- By Dr. Pradeep Racherla and Dr. Ram Nidumolu
Technology for MSMEs: Small and Medium Enterprises (SMEs) are the backbone of our economy and account for more than 30 percent of GDP and 45 percent of all manufacturing activities. The pandemic has affected them badly and also forced them to innovate and adapt. SMEs, once accustomed to the ‘physical’ model, are now experimenting with ‘digital’ ways to run their business. a grocery store now uses Google Sheets for maintaining inventory and managing receivables. A plastic mold maker has digitized its product brochures and uses Zoom to communicate with its customers. Fertilizer and pesticide distributor uses WhatsApp Videos and photos for farmers to study crop conditions and suggest the right products.
SMEs have somehow adapted to the situation, but they now need to take a more long-term approach to digital transformation. Data from around the world shows that the success rate of digital transformation is still at a low of 20 percent. SMEs face very specific problems when it comes to digitizing their businesses. In our experience working with multiple MNCs and small businesses around the world, we address five specific digital transformation challenges facing SMEs. This article explains the challenges and provides solutions for planning a trip.
FOMO (Fear of Missing Out): The first, ironically, is a social challenge. SME owners are part of a business network where digital is constantly being talked about. This creates significant pressure to go digital. However just because the world is going digital doesn’t mean that your business should go digital. It’s a good idea to ask very specific questions. What are the chances that your product or service can be delivered digitally? How much are your customers consuming or buying your products on digital channels? More importantly, are customers willing to pay for the added value digital brings? If the answer to some or all of these questions is ‘no’, it is worth waiting.
go big or go home: A popular belief among SMEs is that if you want to go digital, you have to invest big and grow big. This creates problems on both ends of the spectrum. Many people, intimidated by the magnitude of the work and investment, don’t even try. Others invest too much and fail to make a profit. Going big is a mistake. Digital transformation is an experimental exercise. There are many small things to try before consolidating and adopting a specific strategy. Experiment with multiple digital ideas, launch and collect data, and then find the best ones to keep and invest in later.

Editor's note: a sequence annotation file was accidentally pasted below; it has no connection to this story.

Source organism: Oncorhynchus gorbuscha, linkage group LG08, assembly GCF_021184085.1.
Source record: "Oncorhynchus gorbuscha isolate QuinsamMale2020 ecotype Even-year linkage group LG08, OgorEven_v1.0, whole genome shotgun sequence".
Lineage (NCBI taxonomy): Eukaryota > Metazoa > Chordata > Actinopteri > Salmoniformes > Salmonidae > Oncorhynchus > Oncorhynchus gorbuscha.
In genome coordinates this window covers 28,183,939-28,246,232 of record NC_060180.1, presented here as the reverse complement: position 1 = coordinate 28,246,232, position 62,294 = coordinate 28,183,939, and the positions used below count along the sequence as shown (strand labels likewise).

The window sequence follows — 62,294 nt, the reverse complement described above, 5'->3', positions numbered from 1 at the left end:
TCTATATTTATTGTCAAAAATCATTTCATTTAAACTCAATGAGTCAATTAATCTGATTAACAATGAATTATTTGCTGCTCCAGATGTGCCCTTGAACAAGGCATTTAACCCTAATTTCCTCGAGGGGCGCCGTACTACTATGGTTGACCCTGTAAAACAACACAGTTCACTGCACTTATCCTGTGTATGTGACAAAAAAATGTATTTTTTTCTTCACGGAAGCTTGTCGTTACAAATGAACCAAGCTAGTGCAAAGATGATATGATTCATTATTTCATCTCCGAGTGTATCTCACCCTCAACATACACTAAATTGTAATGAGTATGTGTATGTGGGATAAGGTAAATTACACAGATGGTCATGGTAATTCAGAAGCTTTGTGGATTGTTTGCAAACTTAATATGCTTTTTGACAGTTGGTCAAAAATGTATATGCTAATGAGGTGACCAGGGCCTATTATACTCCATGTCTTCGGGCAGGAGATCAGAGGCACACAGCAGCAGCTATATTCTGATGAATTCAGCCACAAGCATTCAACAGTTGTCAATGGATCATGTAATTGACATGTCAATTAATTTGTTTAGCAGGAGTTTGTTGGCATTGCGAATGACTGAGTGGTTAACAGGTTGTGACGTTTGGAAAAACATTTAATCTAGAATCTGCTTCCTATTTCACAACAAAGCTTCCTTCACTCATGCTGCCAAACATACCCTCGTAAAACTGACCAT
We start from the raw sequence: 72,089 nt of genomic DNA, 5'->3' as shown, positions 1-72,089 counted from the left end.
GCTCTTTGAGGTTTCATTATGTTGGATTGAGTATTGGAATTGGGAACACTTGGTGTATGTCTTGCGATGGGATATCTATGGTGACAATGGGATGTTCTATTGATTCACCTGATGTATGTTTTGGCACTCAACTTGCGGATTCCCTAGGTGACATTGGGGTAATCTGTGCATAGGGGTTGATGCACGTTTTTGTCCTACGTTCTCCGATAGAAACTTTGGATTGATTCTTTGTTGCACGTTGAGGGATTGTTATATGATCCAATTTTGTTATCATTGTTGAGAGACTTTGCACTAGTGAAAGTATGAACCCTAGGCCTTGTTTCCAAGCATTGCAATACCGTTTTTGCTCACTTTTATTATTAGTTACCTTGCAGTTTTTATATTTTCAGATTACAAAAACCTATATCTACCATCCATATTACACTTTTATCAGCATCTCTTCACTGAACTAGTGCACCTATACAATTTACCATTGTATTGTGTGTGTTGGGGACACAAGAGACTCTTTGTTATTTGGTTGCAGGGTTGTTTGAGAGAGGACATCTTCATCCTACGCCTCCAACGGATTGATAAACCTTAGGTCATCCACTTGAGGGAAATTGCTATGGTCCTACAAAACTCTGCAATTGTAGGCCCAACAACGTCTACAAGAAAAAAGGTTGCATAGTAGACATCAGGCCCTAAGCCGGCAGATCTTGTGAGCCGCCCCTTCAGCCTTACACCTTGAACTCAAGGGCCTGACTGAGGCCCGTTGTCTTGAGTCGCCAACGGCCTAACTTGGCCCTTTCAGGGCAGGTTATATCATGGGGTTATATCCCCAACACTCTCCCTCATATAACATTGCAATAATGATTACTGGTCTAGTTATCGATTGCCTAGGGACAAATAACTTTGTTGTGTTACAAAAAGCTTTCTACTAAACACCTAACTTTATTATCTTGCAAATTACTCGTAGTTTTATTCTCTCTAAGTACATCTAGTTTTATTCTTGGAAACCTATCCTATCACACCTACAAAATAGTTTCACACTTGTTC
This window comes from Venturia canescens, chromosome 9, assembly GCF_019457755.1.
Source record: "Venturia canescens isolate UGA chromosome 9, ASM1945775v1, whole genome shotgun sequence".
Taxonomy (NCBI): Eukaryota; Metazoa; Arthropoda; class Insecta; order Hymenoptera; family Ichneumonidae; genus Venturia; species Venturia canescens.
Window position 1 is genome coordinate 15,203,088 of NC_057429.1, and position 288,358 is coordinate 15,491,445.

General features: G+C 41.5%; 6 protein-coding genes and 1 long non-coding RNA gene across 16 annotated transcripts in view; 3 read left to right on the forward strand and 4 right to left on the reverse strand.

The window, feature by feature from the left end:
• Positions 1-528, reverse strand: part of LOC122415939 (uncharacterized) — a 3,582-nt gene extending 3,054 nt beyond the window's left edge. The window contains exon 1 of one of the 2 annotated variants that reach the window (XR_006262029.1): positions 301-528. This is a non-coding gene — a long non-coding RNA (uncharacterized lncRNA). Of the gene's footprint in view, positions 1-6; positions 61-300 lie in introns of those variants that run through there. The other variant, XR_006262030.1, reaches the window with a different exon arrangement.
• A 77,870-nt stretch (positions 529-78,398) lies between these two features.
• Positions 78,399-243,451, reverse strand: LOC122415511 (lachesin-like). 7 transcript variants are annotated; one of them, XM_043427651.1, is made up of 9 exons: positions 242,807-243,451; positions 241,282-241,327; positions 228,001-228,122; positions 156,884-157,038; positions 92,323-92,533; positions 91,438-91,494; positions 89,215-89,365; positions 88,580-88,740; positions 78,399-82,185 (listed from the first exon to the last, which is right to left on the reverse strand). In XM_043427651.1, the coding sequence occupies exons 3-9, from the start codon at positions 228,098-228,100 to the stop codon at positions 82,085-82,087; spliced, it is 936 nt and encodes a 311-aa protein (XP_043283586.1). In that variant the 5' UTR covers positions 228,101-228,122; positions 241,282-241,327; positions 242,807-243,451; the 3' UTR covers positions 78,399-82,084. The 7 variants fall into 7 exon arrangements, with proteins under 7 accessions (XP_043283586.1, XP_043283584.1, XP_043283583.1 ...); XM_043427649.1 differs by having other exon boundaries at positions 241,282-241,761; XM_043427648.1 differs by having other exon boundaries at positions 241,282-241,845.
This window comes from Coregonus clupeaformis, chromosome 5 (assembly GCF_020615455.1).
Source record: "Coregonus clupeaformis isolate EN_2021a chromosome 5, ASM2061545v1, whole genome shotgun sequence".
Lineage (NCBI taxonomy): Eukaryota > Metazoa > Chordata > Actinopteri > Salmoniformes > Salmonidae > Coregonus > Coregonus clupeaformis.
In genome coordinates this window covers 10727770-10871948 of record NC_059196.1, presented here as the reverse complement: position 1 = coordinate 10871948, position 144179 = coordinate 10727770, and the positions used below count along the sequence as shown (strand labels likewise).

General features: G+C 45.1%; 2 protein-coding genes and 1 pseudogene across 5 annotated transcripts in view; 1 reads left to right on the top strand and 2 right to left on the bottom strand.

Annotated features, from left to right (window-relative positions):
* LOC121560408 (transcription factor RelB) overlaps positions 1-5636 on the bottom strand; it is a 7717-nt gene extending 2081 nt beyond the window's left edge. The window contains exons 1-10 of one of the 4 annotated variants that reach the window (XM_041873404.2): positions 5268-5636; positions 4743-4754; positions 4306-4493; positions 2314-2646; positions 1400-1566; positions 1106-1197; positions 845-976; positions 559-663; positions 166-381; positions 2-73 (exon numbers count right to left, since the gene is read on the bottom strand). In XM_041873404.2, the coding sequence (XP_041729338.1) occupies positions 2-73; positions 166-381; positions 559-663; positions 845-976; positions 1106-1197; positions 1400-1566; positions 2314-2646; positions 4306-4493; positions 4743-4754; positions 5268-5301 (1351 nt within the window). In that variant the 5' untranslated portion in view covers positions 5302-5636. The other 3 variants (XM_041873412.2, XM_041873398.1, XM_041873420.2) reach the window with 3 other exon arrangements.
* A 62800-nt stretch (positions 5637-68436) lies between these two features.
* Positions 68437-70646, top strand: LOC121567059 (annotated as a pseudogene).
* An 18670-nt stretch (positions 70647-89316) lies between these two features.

Where to start? Don’t know where to start this is a common problem. Even though business owners are completely convinced about digital, there is no specific framework to tell them where to start and how to start. Just as a child goes through stages of development, a digital strategy also develops through three distinct stages of maturity: Stage 1 where companies see digital as an opportunity. One can take small steps. For example, invest in Facebook or LinkedIn advertising with a concurrent reduction in traditional advertising, or digitally connect your sales support and clientele.
Phase 2 is where companies use digital to connect stakeholders in the value chain, for example, automating raw material ordering systems to increase efficiency and reduce wastage. Stage 3 is where companies are able to truly use digital to create new business models or new products/services. For example, a subscription service or an e-commerce platform. SMEs should map their current stage in this maturity ladder and define specific activities/resources to be used.
Start small but think big: A good place to start is in two areas: 1) just to grow the current digital presence. For example, how good is your website or do you even have a website? Is the website useful enough to enable business transactions and easy communication with your customers? 2) How much are you spending on marketing and advertising? Is it possible to increase my current budget in digital advertising and measure whether it is providing ROI or not? These are simple ways to get started and give you small wins that drive your digital transformation progress.
Who will do digital? Most digital initiatives fail not because of technology but because of the human element. One of the biggest mistakes small business owners make is controlling the process. This is a recipe for disaster. Identify and train at least two of your employees who can become your wingmen on the go. Involve them in the decision-making process, empower them to make decisions based on data and customer feedback, and more importantly train them to use and apply the new technologies you adopt Do it. You will find that ultimately these key employees will be the primary drivers of success.
Digital transformation is not easy for SMEs. Remember that digital transformation happens when you are open to possibilities, able to think small and experiment, have a laser-like focus on data related to performance and ROI, and empower your employees to take initiatives. make. able to empower. If done in the right way, it has the power to take your SME to a field that is far above the competition.
Dr Pradeep Racherla, Professor of Marketing, Mahindra University, and Dr. Ram Nidumolu is Professor of Organizational Behavior at the Indian School of Business. The views expressed are those of the author.